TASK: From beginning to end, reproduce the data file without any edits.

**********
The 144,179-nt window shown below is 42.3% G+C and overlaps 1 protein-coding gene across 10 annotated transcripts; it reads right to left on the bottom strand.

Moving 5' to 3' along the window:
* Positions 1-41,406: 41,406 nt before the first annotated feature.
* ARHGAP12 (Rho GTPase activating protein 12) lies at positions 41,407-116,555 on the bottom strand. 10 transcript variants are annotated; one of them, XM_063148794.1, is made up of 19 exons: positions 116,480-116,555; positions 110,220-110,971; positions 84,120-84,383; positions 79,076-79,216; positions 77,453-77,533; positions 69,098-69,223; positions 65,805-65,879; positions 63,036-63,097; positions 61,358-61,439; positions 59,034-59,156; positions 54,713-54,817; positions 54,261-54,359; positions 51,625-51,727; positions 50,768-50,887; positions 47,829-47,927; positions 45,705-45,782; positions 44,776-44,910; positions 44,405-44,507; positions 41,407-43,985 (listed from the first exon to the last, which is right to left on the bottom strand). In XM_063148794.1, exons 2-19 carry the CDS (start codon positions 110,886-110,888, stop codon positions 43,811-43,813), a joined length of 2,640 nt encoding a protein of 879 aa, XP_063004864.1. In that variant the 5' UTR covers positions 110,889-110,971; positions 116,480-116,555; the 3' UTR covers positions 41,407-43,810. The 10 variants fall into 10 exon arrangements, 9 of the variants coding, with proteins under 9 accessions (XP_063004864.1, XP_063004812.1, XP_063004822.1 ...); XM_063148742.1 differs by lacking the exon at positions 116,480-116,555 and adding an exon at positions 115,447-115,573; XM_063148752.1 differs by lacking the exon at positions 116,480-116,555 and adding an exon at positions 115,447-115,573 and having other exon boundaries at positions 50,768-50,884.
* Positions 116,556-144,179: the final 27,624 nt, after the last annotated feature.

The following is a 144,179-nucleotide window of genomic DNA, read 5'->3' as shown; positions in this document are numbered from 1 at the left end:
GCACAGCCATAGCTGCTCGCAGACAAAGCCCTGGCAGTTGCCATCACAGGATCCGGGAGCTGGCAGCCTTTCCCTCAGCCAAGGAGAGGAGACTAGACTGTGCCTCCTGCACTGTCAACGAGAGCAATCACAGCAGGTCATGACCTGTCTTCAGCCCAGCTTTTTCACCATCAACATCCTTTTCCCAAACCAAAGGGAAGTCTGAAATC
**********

The 144,179-nt window shown below is 42.3% G+C and overlaps 1 protein-coding gene across 10 annotated transcripts; it reads right to left on the bottom strand.

Moving 5' to 3' along the window:
* Positions 1-41,406: 41,406 nt before the first annotated feature.
* ARHGAP12 (Rho GTPase activating protein 12) lies at positions 41,407-116,555 on the bottom strand. 10 transcript variants are annotated; one of them, XM_063148794.1, is made up of 19 exons: positions 116,480-116,555; positions 110,220-110,971; positions 84,120-84,383; positions 79,076-79,216; positions 77,453-77,533; positions 69,098-69,223; positions 65,805-65,879; positions 63,036-63,097; positions 61,358-61,439; positions 59,034-59,156; positions 54,713-54,817; positions 54,261-54,359; positions 51,625-51,727; positions 50,768-50,887; positions 47,829-47,927; positions 45,705-45,782; positions 44,776-44,910; positions 44,405-44,507; positions 41,407-43,985 (listed from the first exon to the last, which is right to left on the bottom strand). In XM_063148794.1, exons 2-19 carry the CDS (start codon positions 110,886-110,888, stop codon positions 43,811-43,813), a joined length of 2,640 nt encoding a protein of 879 aa, XP_063004864.1. In that variant the 5' UTR covers positions 110,889-110,971; positions 116,480-116,555; the 3' UTR covers positions 41,407-43,810. The 10 variants fall into 10 exon arrangements, 9 of the variants coding, with proteins under 9 accessions (XP_063004864.1, XP_063004812.1, XP_063004822.1 ...); XM_063148742.1 differs by lacking the exon at positions 116,480-116,555 and adding an exon at positions 115,447-115,573; XM_063148752.1 differs by lacking the exon at positions 116,480-116,555 and adding an exon at positions 115,447-115,573 and having other exon boundaries at positions 50,768-50,884.
* Positions 116,556-144,179: the final 27,624 nt, after the last annotated feature.

The following is a 144,179-nucleotide window of genomic DNA, read 5'->3' as shown; positions in this document are numbered from 1 at the left end:
GCACAGCCATAGCTGCTCGCAGACAAAGCCCTGGCAGTTGCCATCACAGGATCCGGGAGCTGGCAGCCTTTCCCTCAGCCAAGGAGAGGAGACTAGACTGTGCCTCCTGCACTGTCAACGAGAGCAATCACAGCAGGTCATGACCTGTCTTCAGCCCAGCTTTTTCACCATCAACATCCTTTTCCCAAACCAAAGGGAAGTCTGAAATC